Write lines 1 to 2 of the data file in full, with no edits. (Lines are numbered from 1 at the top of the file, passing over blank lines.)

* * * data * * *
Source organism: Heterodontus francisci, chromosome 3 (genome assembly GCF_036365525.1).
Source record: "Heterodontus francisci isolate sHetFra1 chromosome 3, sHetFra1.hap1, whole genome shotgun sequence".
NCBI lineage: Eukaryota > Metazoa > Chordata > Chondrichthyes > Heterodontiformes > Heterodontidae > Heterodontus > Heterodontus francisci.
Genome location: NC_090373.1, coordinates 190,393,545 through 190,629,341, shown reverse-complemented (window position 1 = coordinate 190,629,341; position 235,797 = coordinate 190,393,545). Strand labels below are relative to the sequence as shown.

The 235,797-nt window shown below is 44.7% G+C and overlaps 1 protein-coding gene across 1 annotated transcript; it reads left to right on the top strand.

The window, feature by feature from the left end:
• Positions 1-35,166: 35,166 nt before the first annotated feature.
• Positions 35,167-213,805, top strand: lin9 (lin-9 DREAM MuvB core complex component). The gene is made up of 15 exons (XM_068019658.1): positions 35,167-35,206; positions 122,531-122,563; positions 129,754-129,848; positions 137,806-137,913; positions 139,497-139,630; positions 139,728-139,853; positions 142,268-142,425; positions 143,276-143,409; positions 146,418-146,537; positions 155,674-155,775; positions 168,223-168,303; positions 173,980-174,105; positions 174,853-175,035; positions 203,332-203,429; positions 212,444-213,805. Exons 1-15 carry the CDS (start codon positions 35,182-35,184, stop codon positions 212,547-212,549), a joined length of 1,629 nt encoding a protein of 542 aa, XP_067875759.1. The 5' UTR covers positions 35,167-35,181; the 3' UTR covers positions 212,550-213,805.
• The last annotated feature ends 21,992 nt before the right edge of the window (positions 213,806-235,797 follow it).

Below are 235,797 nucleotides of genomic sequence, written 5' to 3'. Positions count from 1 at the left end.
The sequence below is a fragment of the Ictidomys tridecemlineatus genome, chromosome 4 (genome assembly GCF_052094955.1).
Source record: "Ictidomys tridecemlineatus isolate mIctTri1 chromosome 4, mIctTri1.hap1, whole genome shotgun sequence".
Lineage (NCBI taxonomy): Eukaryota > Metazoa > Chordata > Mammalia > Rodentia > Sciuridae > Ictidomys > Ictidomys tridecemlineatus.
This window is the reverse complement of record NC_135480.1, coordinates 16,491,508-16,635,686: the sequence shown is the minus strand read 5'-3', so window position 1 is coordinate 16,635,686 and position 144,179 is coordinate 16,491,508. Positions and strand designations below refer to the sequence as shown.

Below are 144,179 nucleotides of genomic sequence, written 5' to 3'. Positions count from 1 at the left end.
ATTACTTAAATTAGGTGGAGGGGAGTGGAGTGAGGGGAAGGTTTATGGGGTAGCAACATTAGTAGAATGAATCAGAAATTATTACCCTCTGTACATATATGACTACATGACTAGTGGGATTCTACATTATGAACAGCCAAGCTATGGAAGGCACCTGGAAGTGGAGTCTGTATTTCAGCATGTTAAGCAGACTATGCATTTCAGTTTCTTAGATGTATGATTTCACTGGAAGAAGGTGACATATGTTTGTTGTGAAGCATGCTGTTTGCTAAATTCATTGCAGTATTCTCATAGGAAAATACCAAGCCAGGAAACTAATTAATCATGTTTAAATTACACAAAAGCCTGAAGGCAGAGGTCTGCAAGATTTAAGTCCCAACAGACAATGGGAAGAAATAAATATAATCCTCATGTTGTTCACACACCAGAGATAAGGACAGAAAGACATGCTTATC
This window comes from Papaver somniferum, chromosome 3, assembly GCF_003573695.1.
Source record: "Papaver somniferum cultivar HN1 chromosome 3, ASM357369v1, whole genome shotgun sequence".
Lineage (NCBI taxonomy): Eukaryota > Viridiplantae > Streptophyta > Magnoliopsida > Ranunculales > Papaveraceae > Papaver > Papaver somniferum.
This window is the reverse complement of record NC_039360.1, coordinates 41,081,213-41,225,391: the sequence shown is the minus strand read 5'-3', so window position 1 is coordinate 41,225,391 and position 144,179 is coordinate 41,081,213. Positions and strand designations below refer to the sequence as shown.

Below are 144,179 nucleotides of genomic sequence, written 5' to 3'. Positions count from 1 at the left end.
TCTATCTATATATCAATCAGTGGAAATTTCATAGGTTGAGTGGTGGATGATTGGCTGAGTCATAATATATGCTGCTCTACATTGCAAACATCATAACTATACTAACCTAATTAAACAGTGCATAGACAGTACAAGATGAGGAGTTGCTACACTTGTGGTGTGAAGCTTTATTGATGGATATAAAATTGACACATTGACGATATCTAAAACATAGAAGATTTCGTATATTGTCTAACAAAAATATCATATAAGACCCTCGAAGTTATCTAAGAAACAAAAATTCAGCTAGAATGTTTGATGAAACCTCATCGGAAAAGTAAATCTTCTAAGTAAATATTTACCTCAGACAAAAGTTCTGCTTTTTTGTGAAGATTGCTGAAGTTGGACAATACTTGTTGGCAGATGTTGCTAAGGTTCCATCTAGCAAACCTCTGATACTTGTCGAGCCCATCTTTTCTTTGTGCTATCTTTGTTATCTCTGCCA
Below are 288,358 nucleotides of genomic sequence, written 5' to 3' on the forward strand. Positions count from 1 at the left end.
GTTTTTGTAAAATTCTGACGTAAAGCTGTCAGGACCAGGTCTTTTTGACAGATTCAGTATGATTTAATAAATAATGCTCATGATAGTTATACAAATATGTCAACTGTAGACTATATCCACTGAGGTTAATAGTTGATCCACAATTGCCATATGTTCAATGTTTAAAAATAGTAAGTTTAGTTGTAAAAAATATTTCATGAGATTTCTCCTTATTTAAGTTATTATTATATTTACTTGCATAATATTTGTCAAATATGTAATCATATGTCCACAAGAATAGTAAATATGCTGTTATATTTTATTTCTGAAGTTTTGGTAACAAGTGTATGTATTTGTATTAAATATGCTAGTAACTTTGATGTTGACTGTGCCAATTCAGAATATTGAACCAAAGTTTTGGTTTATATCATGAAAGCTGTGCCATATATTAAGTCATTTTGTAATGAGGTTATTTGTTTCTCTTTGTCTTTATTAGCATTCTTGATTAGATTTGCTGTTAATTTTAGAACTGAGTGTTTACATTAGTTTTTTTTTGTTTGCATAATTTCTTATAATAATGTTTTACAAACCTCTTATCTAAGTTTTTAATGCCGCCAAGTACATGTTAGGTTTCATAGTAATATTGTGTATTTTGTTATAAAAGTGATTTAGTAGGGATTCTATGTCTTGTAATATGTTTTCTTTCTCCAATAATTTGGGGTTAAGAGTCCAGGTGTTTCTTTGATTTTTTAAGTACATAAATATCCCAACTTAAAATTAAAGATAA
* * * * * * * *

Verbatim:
Source organism: Heterodontus francisci, chromosome 3 (genome assembly GCF_036365525.1).
Source record: "Heterodontus francisci isolate sHetFra1 chromosome 3, sHetFra1.hap1, whole genome shotgun sequence".